Commentary

To pay or not to pay

Workers get ripped off every day. Want proof? Just look around, says Kim
Bobo, author of the book Wage Theft in America (The New Press, 2008).
Or better yet, ask around, she said during a Minneapolis appearance this
winter. Ask your relatives, your neighbors, the people in the next pew, your
co-workers. It’s easy to find workers who aren’t paid what they’ve earned.
We’re not talking workers who aren’t paid what they think they deserve. We’re
talking workers who aren’t paid at all.

They aren’t paid for every hour they work. Aren’t paid overtime. Aren’t paid
minimum wage. Aren’t paid their final check when they quit, are fired, or get
laid off.

The Department of Labor’s own surveys show that, in entire sectors of the
economy, the majority of employers cheat workers. “Billions of dollars are
being stolen from millions of workers,” Bobo said. “It’s all around us. It’s not
one or two bad apples. It’s a bad orchard.”

During her speech at Salem English Lutheran Church, Minneapolis, Bobo
highlighted a fraction of the tactics employers use.

* Restaurants keep tips if the customer puts the tip on a credit card instead
of tipping in cash.

* Car washes schedule workers for a full shift, but pay them only for the time
they’re actually washing a car.

* Nurses report early and stay late to cover shift change, but aren’t paid for
this transition time.

* Employers illegally misclassify workers, saying they’re “independent
contractors,” not employees. That means they avoid paying the workers’
Social Security, Medicare, workers compensation, and unemployment
insurance.

Rampant and systemic wage theft shouldn’t be surprising, Bobo said. After
all, the nation’s largest employer — Wal-Mart — “is modeling how to steal
wages from workers.”

A Dakota County judge recently found Wal-Mart guilty of violating
Minnesota’s wage-and-hour laws 2 million times over 10 years. He ordered
Wal-Mart to pay $6.5 million in back wages to workers at Wal-Mart and
Sam’s Club stores. Wal-Mart agreed to pay an additional $54 million to make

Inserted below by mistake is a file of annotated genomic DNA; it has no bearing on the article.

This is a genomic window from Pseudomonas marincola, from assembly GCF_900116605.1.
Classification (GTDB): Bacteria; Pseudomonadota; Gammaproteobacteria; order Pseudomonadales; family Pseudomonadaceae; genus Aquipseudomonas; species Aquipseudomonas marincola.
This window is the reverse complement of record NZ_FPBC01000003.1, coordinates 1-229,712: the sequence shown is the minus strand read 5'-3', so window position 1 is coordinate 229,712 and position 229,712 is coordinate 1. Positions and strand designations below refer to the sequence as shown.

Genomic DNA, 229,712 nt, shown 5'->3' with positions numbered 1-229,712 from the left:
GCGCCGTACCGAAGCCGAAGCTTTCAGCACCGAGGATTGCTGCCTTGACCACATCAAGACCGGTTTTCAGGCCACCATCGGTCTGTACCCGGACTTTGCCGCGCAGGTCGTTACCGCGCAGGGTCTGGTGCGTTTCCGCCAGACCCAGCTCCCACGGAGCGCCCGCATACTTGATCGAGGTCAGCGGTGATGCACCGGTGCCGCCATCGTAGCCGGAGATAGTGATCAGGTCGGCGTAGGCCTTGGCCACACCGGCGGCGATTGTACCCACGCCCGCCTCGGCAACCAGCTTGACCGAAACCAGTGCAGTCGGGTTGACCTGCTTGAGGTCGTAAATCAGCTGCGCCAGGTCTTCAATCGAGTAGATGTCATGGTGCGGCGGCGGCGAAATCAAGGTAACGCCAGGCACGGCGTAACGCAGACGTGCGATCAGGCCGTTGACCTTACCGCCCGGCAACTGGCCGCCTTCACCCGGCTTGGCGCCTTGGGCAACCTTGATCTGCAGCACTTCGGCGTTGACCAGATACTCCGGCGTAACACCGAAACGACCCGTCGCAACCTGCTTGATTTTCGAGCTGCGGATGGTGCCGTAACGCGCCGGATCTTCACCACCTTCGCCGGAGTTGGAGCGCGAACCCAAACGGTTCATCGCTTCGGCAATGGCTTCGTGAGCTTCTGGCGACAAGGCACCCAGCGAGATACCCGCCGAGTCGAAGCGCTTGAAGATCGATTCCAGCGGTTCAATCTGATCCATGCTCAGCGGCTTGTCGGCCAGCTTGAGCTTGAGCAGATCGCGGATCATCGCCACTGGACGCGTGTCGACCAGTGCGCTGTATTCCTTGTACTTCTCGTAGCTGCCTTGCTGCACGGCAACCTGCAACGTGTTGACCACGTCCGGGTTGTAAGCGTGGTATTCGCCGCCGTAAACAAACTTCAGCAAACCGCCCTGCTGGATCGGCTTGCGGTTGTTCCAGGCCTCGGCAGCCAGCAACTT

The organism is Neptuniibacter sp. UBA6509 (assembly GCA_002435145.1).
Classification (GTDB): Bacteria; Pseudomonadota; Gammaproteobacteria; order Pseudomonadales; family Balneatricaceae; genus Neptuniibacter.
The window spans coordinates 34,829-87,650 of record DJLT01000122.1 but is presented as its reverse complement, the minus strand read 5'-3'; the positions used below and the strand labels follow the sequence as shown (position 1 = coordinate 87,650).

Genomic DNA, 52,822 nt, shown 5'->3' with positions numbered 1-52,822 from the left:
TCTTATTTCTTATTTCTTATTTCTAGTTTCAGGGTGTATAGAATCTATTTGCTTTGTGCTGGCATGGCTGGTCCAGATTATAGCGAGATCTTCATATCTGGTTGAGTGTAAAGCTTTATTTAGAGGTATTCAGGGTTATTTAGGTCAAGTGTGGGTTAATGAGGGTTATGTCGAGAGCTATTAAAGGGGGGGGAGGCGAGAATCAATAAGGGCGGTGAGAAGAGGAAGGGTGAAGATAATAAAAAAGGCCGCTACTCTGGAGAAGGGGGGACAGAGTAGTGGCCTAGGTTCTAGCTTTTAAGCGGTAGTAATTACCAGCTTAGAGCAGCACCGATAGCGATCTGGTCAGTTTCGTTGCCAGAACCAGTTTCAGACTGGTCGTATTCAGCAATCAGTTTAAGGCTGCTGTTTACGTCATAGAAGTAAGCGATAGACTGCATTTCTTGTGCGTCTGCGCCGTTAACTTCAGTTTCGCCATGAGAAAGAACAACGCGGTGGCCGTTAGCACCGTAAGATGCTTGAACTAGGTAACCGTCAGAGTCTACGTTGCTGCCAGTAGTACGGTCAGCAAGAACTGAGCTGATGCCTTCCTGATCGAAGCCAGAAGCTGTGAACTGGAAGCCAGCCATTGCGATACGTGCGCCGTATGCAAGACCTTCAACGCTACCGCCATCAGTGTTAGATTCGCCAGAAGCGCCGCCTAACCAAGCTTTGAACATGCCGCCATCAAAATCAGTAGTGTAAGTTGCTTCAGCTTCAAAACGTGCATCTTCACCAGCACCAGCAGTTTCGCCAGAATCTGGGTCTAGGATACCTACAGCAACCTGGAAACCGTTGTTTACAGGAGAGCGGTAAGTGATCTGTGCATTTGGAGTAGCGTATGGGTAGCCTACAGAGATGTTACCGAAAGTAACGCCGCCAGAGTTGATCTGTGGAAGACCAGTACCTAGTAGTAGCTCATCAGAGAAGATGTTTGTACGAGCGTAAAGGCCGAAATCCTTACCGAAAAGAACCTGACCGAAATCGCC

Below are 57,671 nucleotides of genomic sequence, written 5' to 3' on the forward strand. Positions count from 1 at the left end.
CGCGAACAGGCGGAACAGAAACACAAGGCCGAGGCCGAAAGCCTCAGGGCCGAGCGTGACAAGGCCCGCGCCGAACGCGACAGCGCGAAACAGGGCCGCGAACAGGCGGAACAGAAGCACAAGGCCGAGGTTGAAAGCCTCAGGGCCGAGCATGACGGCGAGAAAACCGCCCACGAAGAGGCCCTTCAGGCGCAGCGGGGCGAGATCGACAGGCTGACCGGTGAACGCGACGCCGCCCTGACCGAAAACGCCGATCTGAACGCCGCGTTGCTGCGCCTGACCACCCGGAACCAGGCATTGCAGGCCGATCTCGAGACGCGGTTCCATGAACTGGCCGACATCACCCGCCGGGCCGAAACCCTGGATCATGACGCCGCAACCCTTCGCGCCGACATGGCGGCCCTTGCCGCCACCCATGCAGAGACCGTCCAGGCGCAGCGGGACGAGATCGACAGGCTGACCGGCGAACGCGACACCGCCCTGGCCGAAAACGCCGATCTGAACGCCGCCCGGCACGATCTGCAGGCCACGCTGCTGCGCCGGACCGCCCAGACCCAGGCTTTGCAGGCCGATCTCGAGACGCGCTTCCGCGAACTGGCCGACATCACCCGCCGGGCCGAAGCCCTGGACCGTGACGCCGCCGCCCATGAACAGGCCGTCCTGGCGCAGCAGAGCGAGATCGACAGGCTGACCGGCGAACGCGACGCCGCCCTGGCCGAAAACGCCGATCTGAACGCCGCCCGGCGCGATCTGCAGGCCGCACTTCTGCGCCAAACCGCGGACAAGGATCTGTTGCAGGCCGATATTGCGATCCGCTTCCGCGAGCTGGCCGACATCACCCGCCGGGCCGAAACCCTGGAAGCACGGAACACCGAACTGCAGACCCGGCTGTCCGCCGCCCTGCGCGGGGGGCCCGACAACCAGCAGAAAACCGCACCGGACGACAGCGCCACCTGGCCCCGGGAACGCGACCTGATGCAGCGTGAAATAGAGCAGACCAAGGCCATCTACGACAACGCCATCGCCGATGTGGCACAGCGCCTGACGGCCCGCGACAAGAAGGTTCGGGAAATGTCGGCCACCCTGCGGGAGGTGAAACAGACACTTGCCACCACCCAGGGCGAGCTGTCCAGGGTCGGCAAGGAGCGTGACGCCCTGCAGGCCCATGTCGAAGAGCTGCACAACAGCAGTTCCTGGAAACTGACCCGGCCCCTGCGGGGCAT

the lawsuit go away.

Across the country, Wal-Mart settled 64 other wage-theft lawsuits last year.
It agreed to pay as much as $694 million to employees in 42 states.

Employers get away with wage theft mainly because government agencies are
too understaffed to enforce the state and federal laws that exist, Bobo said.
The U.S. Labor Department has fewer than half the wage-and-hour
investigators it had in 1941, even though the nation’s workforce is nine times
larger.

Even when agencies do crack down, employers rarely have to pay every dollar
they owe workers. Fines are minimal, and employers never face jail time for
their actions. Companies are “terrified of the IRS, but not of the Department
of Labor,” said Bobo. As a result, it actually makes business sense to cheat
workers.

When government doesn’t enforce the law, others need to fill the gap, she
said. But ethical businesses are “missing in action” in the fight, even though
employers who cheat have a competitive advantage over those who don’t.

Unions are the best anti-theft device, she said. But unions represent only a
fraction of American workers, leaving the vast majority unprotected. Private
lawyers will take on big cases, but not small ones.

That leaves church-based worker centers, such as the one run by Workers
Interfaith Network (WIN) in the Twin Cities, to pick up the slack. Locally, WIN
has helped more than 500 workers collect more than $200,000 in unpaid
wages.

Worker centers accomplish what they do in part because people of faith are
willing to take direct action.

“We visit employers,” said Bobo, who founded Chicago-based Workers
Interfaith Justice. “We ask them to do the right thing. If they don’t, we
demonstrate the power of prayer.”

The “power of prayer” often means clergy in full vestments holding prayer
circles at a place of business. There’s nothing like public embarrassment to
help employers see the light, Bobo said.

The public could do more to hold companies accountable, she said — if
enforcement against bad employers were more transparent. “The Department
of Labor has no easily accessible database online that tracks wage-and-hour
violations. You can look up a restaurant’s health inspection online, but you
can’t find out which restaurants pay workers fairly and which ones don’t.”

Michael Kuchta is a member of Carpenters Local 87 and of Our Saviour’s
Lutheran Church (ELCA), Minneapolis.